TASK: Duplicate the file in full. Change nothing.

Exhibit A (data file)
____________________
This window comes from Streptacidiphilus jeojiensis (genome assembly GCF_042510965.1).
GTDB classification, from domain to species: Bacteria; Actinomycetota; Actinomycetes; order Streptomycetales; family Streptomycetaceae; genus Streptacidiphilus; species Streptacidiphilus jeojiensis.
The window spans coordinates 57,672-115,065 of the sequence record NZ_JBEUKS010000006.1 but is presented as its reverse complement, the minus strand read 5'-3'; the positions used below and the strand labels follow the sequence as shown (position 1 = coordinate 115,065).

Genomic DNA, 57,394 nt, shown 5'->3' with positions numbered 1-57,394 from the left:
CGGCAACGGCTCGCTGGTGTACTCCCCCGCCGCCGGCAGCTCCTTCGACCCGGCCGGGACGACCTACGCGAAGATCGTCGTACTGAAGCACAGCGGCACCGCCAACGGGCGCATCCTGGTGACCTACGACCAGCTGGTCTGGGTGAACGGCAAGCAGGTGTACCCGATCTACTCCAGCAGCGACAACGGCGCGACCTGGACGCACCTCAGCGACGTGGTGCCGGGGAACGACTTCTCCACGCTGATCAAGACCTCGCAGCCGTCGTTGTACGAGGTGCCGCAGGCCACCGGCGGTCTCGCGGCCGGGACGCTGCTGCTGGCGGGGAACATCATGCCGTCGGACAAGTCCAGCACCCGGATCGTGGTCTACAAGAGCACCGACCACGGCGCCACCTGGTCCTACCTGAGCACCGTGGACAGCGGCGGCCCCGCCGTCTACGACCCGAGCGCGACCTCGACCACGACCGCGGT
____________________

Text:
This window comes from Streptacidiphilus jeojiensis (genome assembly GCF_042510965.1).
GTDB classification, from domain to species: Bacteria; Actinomycetota; Actinomycetes; order Streptomycetales; family Streptomycetaceae; genus Streptacidiphilus; species Streptacidiphilus jeojiensis.
The window spans coordinates 57,672-115,065 of the sequence record NZ_JBEUKS010000006.1 but is presented as its reverse complement, the minus strand read 5'-3'; the positions used below and the strand labels follow the sequence as shown (position 1 = coordinate 115,065).

Genomic DNA, 57,394 nt, shown 5'->3' with positions numbered 1-57,394 from the left:
CGGCAACGGCTCGCTGGTGTACTCCCCCGCCGCCGGCAGCTCCTTCGACCCGGCCGGGACGACCTACGCGAAGATCGTCGTACTGAAGCACAGCGGCACCGCCAACGGGCGCATCCTGGTGACCTACGACCAGCTGGTCTGGGTGAACGGCAAGCAGGTGTACCCGATCTACTCCAGCAGCGACAACGGCGCGACCTGGACGCACCTCAGCGACGTGGTGCCGGGGAACGACTTCTCCACGCTGATCAAGACCTCGCAGCCGTCGTTGTACGAGGTGCCGCAGGCCACCGGCGGTCTCGCGGCCGGGACGCTGCTGCTGGCGGGGAACATCATGCCGTCGGACAAGTCCAGCACCCGGATCGTGGTCTACAAGAGCACCGACCACGGCGCCACCTGGTCCTACCTGAGCACCGTGGACAGCGGCGGCCCCGCCGTCTACGACCCGAGCGCGACCTCGACCACGACCGCGGT